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Turn! Turn! Turn!

Turn! Turn! Turn!

by Pete Seeger, Wendy Anderson Halperin (Illustrator)
For thousands of years, Ecclesiastes' beautiful words have inspired and given solace to people all over the world.

Pete Seeger was so moved by these words that he set the poem to music and added a refrain and a line of his own. "Turn! Turn! Turn" was recorded in 1962 by the Byrds. You can still hear the song on the radio today -- more than forty years


For thousands of years, Ecclesiastes' beautiful words have inspired and given solace to people all over the world.

Pete Seeger was so moved by these words that he set the poem to music and added a refrain and a line of his own. "Turn! Turn! Turn" was recorded in 1962 by the Byrds. You can still hear the song on the radio today -- more than forty years later.

Now Wendy Anderson Halperin lends her talent and artistic vision to the famous song, creating a book like no other. Wendy's art invites you to turn, turn, turn the pages and investigate all the different ways people live and laugh, love and mourn, and the ways in which war and peace affect humanity.

It's your turn now, to read the words of Ecclesiastes, listen to Pete Seeger's music, gaze at Wendy Anderson Halperin's illustrations, and contemplate what being human is all about.

Editorial Reviews

Publishers Weekly
An illustration of the earth (before the title page) serves as backdrop to the complete text of the King James version of the titular passage, with Seeger's refrain ("Turn! Turn! Turn") encircling the globe. On the first page, the opening lines ("To everything turn, turn, turn there is a season turn, turn, turn/ and a time for every purpose under heaven") form a circular frame around an open door, through which readers view a grassy plain. Each spread that follows features a giant circle divided in half along the center crease, and arranged in a way that encourages readers to literally turn the book; pictures on the left illustrate the first half of the phrase ("a time to plant"), on the right, the second ("a time to reap"). Each semicircle contains numerous smaller illustrations that correspond to a mirror image. For example, a squirrel buries a nut in summer, then finds it in winter; a woman writes a manuscript, then signs copies of her finished book. Some of the images are disturbing (for "a time of hate," someone kicks a dog, and a boy holds a gun), but Halperin (The Secret Remedy Book) balances these with enough humor and childlike vignettes elsewhere to keep youngsters engaged (for "a time to build up/ a time to break down," bookend paintings show children building a snowman and, the snowman after it has melted). A compact disc containing both Seeger's original song and The Byrds' rendition (tucked into a pocket on the back cover) complements the circle motif. This attractive volume provides a lovely introduction to a timeless verse and a beloved song for a new generation of children, and invites deeper consideration for those already familiar with both. All ages. (Sept) Copyright 2003 Reed Business Information.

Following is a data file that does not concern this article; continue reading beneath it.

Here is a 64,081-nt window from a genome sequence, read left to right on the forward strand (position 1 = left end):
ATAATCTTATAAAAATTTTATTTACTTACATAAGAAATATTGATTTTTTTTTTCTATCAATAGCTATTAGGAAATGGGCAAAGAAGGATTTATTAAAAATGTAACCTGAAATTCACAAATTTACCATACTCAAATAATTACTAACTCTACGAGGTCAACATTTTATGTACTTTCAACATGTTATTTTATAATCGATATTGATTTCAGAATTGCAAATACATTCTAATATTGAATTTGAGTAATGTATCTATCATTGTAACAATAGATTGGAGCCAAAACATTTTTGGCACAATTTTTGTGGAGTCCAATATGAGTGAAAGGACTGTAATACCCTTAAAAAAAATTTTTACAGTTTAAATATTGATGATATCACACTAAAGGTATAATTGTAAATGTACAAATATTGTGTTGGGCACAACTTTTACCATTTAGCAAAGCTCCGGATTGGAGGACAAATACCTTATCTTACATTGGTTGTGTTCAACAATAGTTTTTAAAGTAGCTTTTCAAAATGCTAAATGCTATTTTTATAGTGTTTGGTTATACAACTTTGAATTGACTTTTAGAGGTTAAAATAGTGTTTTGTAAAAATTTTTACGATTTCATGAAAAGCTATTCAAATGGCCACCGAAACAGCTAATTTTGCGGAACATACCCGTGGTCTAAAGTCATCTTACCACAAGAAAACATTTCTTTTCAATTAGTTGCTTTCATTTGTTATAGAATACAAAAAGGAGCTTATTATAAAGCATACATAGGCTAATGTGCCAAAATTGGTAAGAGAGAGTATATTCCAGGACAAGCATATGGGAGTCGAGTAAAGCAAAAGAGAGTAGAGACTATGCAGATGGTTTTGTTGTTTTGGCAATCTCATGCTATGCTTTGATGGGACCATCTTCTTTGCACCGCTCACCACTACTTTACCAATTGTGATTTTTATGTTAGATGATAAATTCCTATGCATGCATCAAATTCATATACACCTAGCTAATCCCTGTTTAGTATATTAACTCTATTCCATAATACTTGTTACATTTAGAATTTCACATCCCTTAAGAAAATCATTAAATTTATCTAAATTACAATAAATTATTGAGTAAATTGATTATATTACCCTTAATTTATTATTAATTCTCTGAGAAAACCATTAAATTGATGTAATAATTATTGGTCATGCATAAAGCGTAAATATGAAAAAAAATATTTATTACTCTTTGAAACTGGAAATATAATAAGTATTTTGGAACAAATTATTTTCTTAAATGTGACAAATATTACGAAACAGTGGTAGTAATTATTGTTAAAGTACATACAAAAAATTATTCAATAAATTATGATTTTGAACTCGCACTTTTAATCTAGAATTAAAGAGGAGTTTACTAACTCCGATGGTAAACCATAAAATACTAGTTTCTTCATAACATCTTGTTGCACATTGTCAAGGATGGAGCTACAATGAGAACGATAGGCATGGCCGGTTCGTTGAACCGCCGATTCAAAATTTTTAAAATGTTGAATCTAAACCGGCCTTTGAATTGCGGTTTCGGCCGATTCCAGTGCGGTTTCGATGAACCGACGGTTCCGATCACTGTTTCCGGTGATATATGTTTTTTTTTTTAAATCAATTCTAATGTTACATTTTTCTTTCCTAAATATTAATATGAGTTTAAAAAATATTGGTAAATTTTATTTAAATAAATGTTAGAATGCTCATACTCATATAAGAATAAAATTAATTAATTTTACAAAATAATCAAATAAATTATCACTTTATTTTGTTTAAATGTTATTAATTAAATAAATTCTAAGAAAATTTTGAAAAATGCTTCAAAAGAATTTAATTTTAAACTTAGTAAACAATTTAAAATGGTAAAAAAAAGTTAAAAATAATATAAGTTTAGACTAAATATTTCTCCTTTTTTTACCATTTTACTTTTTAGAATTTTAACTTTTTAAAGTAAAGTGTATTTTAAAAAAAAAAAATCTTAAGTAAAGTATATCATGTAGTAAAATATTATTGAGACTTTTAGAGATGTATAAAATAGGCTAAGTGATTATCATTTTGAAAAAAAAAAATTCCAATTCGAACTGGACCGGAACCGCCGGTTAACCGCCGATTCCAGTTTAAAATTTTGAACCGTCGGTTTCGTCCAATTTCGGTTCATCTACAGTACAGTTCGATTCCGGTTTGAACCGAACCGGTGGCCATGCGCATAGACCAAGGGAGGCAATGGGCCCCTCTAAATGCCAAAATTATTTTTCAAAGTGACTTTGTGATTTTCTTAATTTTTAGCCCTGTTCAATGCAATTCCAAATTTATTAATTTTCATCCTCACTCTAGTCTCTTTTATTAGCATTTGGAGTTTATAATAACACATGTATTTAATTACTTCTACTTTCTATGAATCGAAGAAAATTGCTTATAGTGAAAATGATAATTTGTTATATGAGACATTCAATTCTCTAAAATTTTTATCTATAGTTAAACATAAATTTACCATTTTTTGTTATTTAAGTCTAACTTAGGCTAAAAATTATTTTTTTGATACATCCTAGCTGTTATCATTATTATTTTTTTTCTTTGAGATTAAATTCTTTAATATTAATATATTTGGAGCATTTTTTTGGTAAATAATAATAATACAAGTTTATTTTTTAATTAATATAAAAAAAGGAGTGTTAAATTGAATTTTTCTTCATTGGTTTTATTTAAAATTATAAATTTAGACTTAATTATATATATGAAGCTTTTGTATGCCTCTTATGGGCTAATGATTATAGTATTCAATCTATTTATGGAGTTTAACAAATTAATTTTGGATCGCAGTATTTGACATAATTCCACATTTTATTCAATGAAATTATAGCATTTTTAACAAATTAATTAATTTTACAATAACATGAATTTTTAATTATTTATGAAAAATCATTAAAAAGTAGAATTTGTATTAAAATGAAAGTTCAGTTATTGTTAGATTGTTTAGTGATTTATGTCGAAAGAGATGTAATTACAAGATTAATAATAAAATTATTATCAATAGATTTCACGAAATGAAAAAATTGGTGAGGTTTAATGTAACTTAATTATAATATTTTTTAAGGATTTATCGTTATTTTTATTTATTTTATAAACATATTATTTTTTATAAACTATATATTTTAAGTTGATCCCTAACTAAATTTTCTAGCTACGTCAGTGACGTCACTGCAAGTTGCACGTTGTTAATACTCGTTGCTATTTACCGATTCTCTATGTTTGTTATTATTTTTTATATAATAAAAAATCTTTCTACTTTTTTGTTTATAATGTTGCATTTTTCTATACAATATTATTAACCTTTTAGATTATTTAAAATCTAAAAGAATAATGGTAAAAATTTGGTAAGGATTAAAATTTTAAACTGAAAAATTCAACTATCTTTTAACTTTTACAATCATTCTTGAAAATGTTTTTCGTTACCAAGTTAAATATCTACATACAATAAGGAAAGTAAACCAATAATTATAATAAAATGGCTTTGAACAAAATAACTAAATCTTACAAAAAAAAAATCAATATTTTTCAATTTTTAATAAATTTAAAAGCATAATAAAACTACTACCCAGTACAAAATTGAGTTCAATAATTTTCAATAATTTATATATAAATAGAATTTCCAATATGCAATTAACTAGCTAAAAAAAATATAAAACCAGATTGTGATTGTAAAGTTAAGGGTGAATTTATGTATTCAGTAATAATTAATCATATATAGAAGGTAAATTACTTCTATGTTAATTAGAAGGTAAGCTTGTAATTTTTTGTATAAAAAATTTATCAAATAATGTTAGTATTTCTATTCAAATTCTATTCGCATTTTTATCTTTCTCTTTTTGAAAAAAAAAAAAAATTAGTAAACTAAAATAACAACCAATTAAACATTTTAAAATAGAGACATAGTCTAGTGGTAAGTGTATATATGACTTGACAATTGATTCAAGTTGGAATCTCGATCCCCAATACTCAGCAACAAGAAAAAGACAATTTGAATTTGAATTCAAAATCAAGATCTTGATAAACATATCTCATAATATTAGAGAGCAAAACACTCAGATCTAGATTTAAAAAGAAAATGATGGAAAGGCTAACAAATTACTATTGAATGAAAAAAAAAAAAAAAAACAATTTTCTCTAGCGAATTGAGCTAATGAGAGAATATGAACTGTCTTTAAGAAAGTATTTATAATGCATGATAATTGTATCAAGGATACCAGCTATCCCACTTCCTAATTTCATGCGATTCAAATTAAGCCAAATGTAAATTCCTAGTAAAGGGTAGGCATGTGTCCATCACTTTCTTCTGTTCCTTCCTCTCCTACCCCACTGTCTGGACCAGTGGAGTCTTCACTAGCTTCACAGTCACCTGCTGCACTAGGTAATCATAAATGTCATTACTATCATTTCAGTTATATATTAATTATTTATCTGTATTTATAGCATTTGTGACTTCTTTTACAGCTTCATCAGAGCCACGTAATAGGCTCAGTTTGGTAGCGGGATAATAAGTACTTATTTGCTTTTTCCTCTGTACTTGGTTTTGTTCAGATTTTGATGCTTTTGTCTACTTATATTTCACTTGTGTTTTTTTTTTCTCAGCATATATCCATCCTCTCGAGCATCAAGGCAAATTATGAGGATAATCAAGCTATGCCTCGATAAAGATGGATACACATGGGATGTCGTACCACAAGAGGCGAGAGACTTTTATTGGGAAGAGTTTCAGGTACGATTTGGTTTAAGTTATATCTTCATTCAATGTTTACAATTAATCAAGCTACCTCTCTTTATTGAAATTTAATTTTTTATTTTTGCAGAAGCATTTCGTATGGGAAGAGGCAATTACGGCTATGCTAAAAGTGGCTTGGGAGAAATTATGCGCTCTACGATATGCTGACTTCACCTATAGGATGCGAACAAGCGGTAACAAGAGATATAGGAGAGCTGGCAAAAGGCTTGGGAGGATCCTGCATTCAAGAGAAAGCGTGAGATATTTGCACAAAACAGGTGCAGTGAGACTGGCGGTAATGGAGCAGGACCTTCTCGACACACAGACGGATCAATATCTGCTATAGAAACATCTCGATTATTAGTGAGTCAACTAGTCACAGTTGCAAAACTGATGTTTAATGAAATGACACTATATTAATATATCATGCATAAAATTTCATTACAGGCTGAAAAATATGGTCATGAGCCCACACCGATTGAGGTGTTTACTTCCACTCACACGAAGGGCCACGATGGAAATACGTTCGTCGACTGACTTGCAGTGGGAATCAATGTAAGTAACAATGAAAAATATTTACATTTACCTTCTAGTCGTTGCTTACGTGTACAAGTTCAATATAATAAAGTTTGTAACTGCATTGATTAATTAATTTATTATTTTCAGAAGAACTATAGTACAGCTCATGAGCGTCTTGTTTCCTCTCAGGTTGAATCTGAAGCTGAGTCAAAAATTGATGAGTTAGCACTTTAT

Children's Literature